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The Work Of Liturgy On Young Minds

This morning, I was walking up the hallway and heard my daughter Nora, who is 7, singing in the kitchen while making tea. I heard her sing, “…rejoice, and be exceedingly glad, for great is your reward in heaven.” She was singing the Beatitudes, and she was singing them as she hears them in every divine liturgy in the Orthodox Church.

If I sat down with those kids and led them in an exercise to memorize Scripture, it would be like pushing string up a mountain. But immersing themselves in the sung prayers of the Church, which include musical settings of the Psalms and key Scripture passages — is causing the Word of God to sink into their bones. I’ve heard Lucas singing similar passages before, at home, just like he sings the Beatles. It’s startling to me, and pleasing, to see how faithful participation in highly liturgical worship is imbuing their minds with Scripture. So often I think they must be bored and not paying attention, but the liturgy is really doing its work.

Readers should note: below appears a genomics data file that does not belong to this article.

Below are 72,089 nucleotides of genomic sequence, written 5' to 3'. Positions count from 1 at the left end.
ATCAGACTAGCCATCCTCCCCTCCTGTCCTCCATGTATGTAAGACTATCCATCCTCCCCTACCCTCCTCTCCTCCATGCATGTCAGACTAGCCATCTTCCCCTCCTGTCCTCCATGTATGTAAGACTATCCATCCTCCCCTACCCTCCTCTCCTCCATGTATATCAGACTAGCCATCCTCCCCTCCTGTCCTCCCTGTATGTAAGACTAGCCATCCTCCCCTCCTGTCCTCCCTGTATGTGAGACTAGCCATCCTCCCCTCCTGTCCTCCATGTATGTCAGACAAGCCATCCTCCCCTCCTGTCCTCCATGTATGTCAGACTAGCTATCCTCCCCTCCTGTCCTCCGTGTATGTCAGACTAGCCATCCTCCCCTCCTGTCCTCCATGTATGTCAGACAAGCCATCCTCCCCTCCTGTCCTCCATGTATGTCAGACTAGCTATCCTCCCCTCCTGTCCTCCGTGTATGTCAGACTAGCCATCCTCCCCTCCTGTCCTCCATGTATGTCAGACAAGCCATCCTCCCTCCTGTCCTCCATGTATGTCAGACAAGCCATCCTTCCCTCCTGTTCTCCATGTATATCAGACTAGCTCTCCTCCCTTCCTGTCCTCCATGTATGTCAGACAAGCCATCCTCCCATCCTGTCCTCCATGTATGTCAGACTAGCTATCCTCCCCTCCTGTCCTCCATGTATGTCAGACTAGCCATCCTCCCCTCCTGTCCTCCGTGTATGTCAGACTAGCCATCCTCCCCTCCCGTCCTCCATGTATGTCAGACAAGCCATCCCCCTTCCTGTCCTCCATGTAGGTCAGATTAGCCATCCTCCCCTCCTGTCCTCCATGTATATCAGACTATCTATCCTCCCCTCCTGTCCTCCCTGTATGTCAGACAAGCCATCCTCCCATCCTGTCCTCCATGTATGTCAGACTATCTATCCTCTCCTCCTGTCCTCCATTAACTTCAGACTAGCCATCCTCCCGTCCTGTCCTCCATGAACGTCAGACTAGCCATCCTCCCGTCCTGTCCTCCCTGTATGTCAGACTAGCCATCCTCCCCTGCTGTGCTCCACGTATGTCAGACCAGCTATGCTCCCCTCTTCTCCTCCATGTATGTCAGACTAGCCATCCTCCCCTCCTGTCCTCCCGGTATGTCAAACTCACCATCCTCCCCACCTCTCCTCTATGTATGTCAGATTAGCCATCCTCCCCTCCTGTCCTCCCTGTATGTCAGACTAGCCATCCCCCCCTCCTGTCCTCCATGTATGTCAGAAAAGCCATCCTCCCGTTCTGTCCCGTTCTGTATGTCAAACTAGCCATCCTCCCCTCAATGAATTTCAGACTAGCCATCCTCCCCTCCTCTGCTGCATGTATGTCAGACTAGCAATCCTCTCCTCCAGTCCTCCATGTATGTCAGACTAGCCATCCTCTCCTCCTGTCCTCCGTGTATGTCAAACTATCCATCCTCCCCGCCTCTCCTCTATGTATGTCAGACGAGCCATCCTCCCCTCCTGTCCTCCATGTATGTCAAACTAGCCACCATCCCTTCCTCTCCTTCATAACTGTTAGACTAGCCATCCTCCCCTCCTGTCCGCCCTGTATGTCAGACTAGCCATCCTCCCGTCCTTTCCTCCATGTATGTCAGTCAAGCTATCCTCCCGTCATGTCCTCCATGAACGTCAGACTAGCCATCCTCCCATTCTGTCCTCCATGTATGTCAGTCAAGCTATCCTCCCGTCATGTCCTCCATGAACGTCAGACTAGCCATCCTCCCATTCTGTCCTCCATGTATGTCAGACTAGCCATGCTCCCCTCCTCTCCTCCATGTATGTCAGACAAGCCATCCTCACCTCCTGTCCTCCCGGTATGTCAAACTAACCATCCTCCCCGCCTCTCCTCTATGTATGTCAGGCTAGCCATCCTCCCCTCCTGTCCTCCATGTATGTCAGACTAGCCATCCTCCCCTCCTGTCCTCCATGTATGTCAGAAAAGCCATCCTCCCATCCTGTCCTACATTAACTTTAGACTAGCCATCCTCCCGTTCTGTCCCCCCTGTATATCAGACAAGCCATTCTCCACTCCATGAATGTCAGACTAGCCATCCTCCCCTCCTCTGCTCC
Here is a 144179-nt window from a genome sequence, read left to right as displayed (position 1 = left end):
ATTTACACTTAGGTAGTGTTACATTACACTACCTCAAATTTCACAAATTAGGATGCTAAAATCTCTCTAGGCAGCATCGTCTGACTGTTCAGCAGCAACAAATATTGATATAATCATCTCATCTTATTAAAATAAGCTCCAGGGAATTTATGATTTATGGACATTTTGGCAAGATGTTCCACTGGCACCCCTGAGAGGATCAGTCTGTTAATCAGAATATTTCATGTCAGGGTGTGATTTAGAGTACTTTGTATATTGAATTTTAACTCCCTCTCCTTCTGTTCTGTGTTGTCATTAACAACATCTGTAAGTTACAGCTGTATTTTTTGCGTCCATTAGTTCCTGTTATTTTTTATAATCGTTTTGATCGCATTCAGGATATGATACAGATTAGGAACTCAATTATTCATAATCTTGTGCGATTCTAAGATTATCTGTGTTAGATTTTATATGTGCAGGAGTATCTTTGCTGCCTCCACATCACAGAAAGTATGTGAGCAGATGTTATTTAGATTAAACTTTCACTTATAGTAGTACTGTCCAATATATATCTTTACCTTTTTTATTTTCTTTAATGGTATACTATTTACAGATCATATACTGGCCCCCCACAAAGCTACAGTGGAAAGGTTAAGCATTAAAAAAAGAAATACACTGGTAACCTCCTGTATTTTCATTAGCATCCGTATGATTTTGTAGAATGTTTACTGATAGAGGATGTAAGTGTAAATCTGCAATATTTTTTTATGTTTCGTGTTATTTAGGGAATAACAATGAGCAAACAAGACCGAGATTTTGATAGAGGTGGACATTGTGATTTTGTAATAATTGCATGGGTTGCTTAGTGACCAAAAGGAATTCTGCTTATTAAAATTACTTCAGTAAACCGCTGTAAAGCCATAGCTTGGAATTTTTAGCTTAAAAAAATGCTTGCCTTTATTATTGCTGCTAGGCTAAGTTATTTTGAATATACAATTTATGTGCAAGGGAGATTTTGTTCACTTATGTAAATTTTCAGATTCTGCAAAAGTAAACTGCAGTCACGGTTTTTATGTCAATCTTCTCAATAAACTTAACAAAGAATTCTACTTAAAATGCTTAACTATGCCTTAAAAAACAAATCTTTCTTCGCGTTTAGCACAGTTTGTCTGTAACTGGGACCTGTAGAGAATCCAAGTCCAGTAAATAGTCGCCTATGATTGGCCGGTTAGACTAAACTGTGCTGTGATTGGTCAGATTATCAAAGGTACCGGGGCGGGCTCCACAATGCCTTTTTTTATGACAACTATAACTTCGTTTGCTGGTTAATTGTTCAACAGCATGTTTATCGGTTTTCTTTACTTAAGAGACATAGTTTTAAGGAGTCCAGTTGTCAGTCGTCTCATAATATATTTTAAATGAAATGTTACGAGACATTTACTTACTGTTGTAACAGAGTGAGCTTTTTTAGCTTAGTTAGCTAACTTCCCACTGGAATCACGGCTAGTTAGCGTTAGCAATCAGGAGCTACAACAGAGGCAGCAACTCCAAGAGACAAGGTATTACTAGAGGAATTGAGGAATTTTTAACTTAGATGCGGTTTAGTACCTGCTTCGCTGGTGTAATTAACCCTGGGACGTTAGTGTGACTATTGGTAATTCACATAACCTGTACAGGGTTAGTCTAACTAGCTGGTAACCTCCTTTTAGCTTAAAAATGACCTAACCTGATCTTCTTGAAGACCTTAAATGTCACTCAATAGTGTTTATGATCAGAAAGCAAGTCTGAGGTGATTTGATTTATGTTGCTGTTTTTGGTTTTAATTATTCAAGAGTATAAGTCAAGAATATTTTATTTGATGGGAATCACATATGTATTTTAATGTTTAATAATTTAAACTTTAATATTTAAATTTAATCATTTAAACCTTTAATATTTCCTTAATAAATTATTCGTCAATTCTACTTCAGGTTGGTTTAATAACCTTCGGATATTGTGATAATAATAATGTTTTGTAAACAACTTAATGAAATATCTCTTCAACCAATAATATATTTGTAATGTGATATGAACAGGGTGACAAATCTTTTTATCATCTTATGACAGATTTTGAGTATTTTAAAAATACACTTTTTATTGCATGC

about the author

Rod Dreher is a senior editor at The American Conservative. He has written and edited for the New York Post, The Dallas Morning News, National Review, the South Florida Sun-Sentinel, the Washington Times, and the Baton Rouge Advocate. Rod’s commentary has been published in The Wall Street Journal, Commentary, the Weekly Standard, Beliefnet, and Real Simple, among other publications, and he has appeared on NPR, ABC News, CNN, Fox News, MSNBC, and the BBC. He lives in Baton Rouge, Louisiana, with his wife Julie and their three children. He has also written four books, The Little Way of Ruthie Leming, Crunchy Cons, How Dante Can Save Your Life, and The Benedict Option.

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